Clearcut Case of the Blues
It doesn’t take much effort to enjoy longtime Missoula resident (and occasional Indy contributor) Mike Bader’s new album, since he plays the blues like he advocates (as an environmental consultant, these days) for the forests: religiously. Only momentarily, in “Never too Late” and “Funky Ed,” does he deviate from his chosen path, offering a glimpse into R & B, reggae and funk influences. And thankfully, he files his environmental proselytizing and his six-string licks in separate compartments of his brain; punning title aside, this is straight blues, no preaching.
The album features a well-rounded selection of Bader’s bluesy guitar solos, and his vocals are raspy and edgy, like any legitimate blues purveyor’s ought to be. The additional band members do nothing but enhance the quality of the sound with their combined musical expertise, which encompasses well over 30 years of gigging around. Bader is joined on the album by his brother Dave Bader on bass, Mike “Butchie” O’Connell on percussion, and Tom “T-Bone” Giblin on keyboard. Guest guitarist Craig Erickson rounds out the entourage of veteran musicians. (Diego Bejarano)
The Mike Bader Blues Band will play at Downtown ToNight at Caras Park on Thursday, July 1, at 5:30 PM.
Solo! Duo! Trio!: Blues that Defy My Soul
What’s the difference between Dexter Romweber and George Thorogood? Well, they do pretty much the same thing, but Romweber is nowhere near as grating, and he’s got real white soul. Jack White of the White Stripes is a longtime fanboy, for whatever that’s worth to you.
Lead singer, guitarist, songwriter and all-around personality of the incomparably rockin’ Flat Duo Jets, Romweber’s way with a song isn’t so much about building as it is about upkeep. Like Thorogood, he’s basically speaking a musical language with a syntax and lexicon that have changed little since the 1950s. But at least he’s fluent, and not every song is some boneheaded whiskey anthem: “I Drink Alone,” “One Bourbon, One Shot, One Beer,” etc.
Like a farmer fixing fences and shoring up sagging outbuildings, Romweber keeps creaky old styles like doo-wop and boogie-woogie in good repair through routine songwriting maintenance. “Rockin’ Dead Man” is as plain-Jane a boogie tune as you’ll ever hear, but what it lacks in originality it makes up for through sheer enthusiasm. Romweber has a great, adenoidal yowl that practically shouts “I’m here to get your party started,” but his finest moments are still those in which he croons like some Southern ghost of Elvis. Charlie Rich’s “I’ve Lost My Heart to You” gets the treatment here, and it’s awful purty. (Andy Smetanka)
Louden Up Now
Touch & Go
I can’t decide if I like this more because I have a weak spot for arty No Wave faux-funk, or because of the new horizons it seems to portend for hundreds of punk bands getting tired of themselves and ready to shuck the uniform. But dang, I sure do like it. Members of Sacramento’s !!! (the default pronunciation is “chk, chk, chk,” although any single syllable repeated three times will do nicely) used to play in some of that city’s snottiest bike-punk outfits (like the Yah Mos, whose “Off Your Parents” seven-inch is still a minor classic in my book), but with this new band it’s clear they’ve put all that noisy kid’s stuff behind them.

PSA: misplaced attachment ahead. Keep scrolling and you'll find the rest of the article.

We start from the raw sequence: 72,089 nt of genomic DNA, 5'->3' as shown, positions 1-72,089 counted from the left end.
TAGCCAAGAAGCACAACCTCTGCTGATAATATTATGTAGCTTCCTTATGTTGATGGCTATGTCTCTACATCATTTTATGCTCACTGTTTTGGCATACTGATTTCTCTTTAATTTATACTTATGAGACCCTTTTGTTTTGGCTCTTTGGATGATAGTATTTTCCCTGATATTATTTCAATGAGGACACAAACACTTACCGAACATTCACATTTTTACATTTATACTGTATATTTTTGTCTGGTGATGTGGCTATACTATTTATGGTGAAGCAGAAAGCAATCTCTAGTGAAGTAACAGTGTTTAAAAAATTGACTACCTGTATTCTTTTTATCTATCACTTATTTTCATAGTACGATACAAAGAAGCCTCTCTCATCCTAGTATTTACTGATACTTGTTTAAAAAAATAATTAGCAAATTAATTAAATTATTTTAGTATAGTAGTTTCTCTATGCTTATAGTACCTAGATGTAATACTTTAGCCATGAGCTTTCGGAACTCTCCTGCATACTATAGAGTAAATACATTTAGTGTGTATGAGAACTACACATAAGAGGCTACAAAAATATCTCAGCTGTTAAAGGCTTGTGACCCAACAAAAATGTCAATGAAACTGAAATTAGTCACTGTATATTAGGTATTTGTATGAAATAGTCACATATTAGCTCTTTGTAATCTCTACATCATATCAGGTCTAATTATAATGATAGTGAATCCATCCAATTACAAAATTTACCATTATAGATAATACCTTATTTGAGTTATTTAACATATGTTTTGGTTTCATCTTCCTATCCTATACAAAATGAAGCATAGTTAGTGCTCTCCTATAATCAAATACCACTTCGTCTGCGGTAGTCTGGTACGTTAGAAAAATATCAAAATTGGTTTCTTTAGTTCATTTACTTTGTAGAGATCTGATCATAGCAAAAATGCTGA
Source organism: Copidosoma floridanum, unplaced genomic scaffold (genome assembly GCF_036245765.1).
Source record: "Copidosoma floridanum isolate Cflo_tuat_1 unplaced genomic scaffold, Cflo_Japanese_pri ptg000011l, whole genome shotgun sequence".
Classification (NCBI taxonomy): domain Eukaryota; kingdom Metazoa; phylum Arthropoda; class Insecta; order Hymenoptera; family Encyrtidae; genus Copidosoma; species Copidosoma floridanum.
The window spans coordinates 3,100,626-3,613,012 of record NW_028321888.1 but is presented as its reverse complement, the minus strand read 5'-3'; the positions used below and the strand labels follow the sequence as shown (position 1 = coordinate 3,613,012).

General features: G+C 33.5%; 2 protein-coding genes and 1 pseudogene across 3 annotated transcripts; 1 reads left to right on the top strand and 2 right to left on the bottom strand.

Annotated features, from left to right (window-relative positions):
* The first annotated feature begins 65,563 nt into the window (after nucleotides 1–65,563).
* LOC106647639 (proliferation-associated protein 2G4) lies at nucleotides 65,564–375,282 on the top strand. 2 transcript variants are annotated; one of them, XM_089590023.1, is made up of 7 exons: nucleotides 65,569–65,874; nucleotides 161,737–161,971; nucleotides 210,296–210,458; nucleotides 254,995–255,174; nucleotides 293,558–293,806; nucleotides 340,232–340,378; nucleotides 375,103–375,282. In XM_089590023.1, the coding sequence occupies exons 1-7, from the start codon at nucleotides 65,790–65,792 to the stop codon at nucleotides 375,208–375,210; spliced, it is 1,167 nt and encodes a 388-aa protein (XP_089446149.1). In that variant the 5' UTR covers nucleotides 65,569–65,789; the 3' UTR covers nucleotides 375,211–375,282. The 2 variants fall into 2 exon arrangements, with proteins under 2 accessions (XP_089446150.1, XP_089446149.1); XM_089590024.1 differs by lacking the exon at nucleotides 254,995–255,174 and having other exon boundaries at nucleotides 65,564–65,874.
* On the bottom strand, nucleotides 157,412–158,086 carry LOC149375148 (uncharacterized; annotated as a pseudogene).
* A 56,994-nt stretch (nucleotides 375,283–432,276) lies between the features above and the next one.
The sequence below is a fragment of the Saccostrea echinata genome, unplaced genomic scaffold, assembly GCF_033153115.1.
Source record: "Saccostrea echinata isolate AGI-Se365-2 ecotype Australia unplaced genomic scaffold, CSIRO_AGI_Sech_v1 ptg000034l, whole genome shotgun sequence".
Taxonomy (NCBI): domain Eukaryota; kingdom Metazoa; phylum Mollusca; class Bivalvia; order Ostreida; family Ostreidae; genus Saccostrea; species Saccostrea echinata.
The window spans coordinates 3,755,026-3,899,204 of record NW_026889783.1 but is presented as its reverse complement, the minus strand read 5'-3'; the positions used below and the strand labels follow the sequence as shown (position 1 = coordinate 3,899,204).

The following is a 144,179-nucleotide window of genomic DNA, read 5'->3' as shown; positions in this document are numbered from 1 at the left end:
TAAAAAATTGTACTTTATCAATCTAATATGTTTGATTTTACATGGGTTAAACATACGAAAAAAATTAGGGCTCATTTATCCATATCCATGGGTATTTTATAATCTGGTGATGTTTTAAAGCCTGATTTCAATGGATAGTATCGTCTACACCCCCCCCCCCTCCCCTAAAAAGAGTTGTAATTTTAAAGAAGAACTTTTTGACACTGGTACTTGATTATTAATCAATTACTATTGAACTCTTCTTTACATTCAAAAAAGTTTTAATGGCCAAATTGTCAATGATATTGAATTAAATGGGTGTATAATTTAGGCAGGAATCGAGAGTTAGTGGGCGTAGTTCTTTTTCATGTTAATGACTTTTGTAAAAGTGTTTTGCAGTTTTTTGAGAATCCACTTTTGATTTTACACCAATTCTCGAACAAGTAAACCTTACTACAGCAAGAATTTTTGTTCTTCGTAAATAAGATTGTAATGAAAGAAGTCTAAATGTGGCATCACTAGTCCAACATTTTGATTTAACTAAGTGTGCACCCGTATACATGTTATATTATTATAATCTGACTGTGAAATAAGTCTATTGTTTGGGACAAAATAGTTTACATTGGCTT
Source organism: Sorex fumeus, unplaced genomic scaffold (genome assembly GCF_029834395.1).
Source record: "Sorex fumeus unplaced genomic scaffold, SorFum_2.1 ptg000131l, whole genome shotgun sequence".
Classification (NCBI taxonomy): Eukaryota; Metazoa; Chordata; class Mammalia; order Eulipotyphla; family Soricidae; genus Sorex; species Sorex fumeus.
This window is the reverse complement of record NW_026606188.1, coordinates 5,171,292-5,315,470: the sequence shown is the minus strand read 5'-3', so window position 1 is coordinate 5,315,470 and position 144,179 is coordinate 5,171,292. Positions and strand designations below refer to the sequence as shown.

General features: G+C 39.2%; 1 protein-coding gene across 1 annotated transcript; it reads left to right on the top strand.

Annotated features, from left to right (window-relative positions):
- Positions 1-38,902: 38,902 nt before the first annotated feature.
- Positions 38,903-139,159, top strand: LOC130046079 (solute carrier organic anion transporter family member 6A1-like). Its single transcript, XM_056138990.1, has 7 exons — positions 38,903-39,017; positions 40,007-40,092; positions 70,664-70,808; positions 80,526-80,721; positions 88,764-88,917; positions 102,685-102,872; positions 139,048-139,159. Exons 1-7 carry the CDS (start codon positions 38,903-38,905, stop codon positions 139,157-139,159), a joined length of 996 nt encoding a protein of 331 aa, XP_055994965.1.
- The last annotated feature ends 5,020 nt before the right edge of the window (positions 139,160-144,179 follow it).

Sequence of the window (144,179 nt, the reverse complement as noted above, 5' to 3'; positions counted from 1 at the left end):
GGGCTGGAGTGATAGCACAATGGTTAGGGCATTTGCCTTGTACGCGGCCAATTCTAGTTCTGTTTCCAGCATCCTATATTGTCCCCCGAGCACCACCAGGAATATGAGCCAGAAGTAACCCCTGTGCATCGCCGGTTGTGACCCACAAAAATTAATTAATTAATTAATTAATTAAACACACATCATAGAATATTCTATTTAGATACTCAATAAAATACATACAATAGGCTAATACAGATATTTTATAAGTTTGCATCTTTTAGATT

Louden Up Now is a sexy club album of potentially epidemic proportions—a parade of wall-to-wall grooves rooted in minimalist funk (with a dose of British dour along the lines of Gang of Four tossed in for added traction) just waiting to break in or break out. It strays dangerously close to disco at times, but, with lyrics that give George Bush a bloody dance-floor bashing, it’s unlikely to be confused with a long-lost KC and the Sunshine Band recording. Thirsting for something new to dance to? Knock three times if you want this. (Andy Smetanka)
The last time Latin hip-hoppers Ozomatli came out with a new album, the date was September 11, 2001. On that day the band released Embrace the Chaos, eerily—and almost prophetically—anticipating what was soon to come. Almost three years later, the band’s new album, Street Signs, bursts into the post-9/11 world with a fresh new batch of socio-political songs, like “(Who discovered) America?” a song about a lost love, and “Love and Hope,” which plays on the fears of a terrorized world.
The album is complemented by a surprising Middle Eastern sound, which only reinforces Ozomatli’s already-established role as ethnic ambassadors of musical goodwill. The band is accompanied here by some old and new friends: The legendary Latin jazz and salsa pianist Eddie Palmieri is featured in “Nadie Te Tira,” where his dazzling solo piano lines instigate a round of horn-blasted salsa. Los Lobos singer-guitarist David Hidalgo and the band’s former DJ, Cut Chemist, join in, along with Hassan Hacmoun, Les Yeux Noirs, Chali 2na and the Prague Symphony (yes, the Prague Symphony).
Aside from the activism that inevitably surrounds the band, the music is what’s really at the heart of Ozomatli’s self-proclaimed “revolution.” The music is energetic, passionate and thoughtful—its mixture of English, Spanish, hip-hop and Latin flavors serves only to give the band more credence as a viable outfit of cultural rebels. (Diego Bejarano)